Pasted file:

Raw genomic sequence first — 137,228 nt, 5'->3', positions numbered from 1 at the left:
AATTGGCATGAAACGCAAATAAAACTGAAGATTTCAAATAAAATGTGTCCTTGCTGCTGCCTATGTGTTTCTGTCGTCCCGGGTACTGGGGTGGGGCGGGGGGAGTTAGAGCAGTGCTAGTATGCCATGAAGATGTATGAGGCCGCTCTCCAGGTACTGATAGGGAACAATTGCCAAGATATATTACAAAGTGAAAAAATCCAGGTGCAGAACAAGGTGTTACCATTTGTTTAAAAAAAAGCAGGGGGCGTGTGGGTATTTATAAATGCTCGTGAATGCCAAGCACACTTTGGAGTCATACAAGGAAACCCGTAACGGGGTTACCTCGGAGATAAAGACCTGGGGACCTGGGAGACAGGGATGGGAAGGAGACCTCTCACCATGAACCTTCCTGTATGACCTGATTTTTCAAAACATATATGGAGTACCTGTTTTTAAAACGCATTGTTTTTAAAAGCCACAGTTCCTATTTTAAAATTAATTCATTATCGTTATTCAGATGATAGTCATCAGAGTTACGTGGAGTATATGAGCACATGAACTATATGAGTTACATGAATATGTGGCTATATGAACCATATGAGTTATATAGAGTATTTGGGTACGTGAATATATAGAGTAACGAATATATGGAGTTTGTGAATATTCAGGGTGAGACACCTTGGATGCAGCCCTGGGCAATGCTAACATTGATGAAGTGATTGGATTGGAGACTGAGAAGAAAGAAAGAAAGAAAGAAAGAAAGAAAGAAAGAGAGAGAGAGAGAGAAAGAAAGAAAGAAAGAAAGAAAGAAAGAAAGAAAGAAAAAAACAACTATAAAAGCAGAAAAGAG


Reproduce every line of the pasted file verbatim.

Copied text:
Raw genomic sequence first — 137,228 nt, 5'->3', positions numbered from 1 at the left:
AATTGGCATGAAACGCAAATAAAACTGAAGATTTCAAATAAAATGTGTCCTTGCTGCTGCCTATGTGTTTCTGTCGTCCCGGGTACTGGGGTGGGGCGGGGGGAGTTAGAGCAGTGCTAGTATGCCATGAAGATGTATGAGGCCGCTCTCCAGGTACTGATAGGGAACAATTGCCAAGATATATTACAAAGTGAAAAAATCCAGGTGCAGAACAAGGTGTTACCATTTGTTTAAAAAAAAGCAGGGGGCGTGTGGGTATTTATAAATGCTCGTGAATGCCAAGCACACTTTGGAGTCATACAAGGAAACCCGTAACGGGGTTACCTCGGAGATAAAGACCTGGGGACCTGGGAGACAGGGATGGGAAGGAGACCTCTCACCATGAACCTTCCTGTATGACCTGATTTTTCAAAACATATATGGAGTACCTGTTTTTAAAACGCATTGTTTTTAAAAGCCACAGTTCCTATTTTAAAATTAATTCATTATCGTTATTCAGATGATAGTCATCAGAGTTACGTGGAGTATATGAGCACATGAACTATATGAGTTACATGAATATGTGGCTATATGAACCATATGAGTTATATAGAGTATTTGGGTACGTGAATATATAGAGTAACGAATATATGGAGTTTGTGAATATTCAGGGTGAGACACCTTGGATGCAGCCCTGGGCAATGCTAACATTGATGAAGTGATTGGATTGGAGACTGAGAAGAAAGAAAGAAAGAAAGAAAGAAAGAAAGAAAGAGAGAGAGAGAGAGAAAGAAAGAAAGAAAGAAAGAAAGAAAGAAAGAAAGAAAAAAACAACTATAAAAGCAGAAAAGAG